Even though she's a self-declared "homebody," sophomore Kaitlin McNicholas decided last year to expand her worldview beyond the United States.
So, in December and January, McNicholas spent a few weeks in Italy in the towns of Rome, Assisi, Florence, and Milan. She completed a Winterim Study Abroad experience, which is considerably shorter than staying in another country for a semester.
Like so many students who didn't know if Study Abroad was something they wanted to do – and then took the plunge anyway – McNicholas said she was glad to have pushed her limits.
Read below about her Study Abroad experience.
"In Assisi, we took a pre-dawn hike to the top of Ermete. When I reached the top I was able to release all the negative events in my past and leave them on top of the mountain. I’m so grateful for the opportunity and all it has done to change my life for the better."
What is your favorite memory?
Seeing the resting place and remains of [our patron] Saint Ambrose. I already love it here at St. Ambrose, and I am happy with my decision to come here, so seeing the actual resting place of Ambrose made me very emotional. Not a lot of people get to experience what we did during the trip, which made me feel very blessed.
What was the hardest part of studying in a different country?
Getting used to the time difference and everything that comes with traveling was the first challenge. Also getting accustomed to a different culture was very difficult (culture shock). The disrespectful ways that the men treat women was a bit shocking. We also had to be aware of our surroundings, because we noticed others trying to pickpocket us everywhere.
See the World and Yourself in a New Light
At Ambrose, we believe each student should be exposed to new ways of looking at yourself and the world, and one of the best ways to do this is by studying abroad.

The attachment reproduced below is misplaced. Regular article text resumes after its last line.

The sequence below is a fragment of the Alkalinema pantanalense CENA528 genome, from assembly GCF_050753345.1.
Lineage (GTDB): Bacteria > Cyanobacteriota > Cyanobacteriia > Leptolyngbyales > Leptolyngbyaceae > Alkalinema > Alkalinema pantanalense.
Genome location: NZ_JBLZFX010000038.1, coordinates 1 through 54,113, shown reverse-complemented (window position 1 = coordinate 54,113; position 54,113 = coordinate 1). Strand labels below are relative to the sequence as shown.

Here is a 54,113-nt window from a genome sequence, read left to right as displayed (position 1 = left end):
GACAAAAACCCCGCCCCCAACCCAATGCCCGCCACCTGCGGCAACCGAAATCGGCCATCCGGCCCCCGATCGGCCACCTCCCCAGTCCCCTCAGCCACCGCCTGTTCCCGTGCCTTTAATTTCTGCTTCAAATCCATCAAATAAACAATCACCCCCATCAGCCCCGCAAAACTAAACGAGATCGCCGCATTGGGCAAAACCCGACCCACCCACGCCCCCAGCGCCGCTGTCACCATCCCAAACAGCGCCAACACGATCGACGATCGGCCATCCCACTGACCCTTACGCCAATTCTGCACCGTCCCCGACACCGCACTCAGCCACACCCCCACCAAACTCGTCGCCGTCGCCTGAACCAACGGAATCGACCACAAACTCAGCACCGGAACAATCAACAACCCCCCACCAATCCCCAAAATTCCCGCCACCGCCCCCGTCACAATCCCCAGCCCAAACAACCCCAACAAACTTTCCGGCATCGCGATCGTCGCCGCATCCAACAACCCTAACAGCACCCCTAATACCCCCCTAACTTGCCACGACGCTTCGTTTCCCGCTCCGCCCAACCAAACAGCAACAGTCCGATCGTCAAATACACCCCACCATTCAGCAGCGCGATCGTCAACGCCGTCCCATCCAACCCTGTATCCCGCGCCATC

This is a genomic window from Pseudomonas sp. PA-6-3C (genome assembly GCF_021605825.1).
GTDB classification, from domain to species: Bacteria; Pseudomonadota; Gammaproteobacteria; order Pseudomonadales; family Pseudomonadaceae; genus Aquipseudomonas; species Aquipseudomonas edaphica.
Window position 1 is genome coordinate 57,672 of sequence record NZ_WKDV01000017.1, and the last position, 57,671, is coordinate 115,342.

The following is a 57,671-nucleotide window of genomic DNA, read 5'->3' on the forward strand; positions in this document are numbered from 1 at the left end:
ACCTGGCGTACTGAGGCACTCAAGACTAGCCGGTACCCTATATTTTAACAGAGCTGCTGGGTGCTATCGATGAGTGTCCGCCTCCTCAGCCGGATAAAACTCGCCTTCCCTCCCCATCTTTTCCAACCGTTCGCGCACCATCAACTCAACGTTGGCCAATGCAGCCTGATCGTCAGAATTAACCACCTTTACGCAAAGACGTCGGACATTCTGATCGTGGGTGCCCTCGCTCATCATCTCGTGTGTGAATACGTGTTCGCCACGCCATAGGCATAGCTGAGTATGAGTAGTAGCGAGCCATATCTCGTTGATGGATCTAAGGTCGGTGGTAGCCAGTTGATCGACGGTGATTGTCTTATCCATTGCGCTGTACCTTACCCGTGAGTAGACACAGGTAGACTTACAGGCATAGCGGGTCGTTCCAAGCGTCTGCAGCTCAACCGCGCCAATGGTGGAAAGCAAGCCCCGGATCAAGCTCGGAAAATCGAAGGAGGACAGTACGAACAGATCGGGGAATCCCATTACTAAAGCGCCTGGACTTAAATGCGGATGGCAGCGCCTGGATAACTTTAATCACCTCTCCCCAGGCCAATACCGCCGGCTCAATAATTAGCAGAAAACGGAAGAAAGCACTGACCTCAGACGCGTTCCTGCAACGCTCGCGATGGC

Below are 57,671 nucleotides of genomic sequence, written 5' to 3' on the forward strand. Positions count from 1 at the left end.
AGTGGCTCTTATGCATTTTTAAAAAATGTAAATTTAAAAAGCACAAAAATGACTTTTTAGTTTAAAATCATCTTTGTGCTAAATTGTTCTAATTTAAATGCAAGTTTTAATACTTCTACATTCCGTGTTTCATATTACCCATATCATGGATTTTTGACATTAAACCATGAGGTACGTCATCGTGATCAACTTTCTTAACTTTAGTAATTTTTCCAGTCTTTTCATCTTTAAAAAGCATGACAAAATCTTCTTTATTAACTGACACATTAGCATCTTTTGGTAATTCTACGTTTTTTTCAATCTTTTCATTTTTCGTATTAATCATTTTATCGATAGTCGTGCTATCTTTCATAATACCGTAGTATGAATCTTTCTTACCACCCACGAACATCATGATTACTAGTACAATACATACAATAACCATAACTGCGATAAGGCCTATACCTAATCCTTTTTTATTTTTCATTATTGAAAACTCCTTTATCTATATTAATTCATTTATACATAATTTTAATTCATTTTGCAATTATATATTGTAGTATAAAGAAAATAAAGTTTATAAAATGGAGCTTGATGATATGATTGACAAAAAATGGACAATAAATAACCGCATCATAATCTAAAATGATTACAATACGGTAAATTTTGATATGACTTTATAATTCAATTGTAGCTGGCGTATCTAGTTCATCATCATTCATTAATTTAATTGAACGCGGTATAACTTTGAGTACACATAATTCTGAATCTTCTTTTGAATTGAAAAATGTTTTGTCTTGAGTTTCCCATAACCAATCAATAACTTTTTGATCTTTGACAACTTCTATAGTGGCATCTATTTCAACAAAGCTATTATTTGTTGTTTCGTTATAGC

How did your Study Abroad experience impact you?
To be honest I wasn't sure if studying abroad was going to be for me. Even leading up to the trip and during the trip, I had a lot of anxiety.
But, this experience allowed me to grow and mature in ways I didn't know I could. Especially, in Assisi, we took a pre-dawn hike to the top of Ermete. When I reached the top, I was able to release all the negative events in my past and leave them on top of the mountain. I'm so grateful for the opportunity and all it has done to change my life for the better.
Do you have any advice for students wanting to study abroad?
To be completely honest: every email I used to get about studying abroad went straight to the trash. I never saw myself as a study abroad type of person.
Now, I would advise students to consider it and not just shut out the idea completely. You should really think about it and give it a chance. If you're someone who's more of a homebody – like me – I would recommend going for a short study abroad program rather than those offered for a full semester.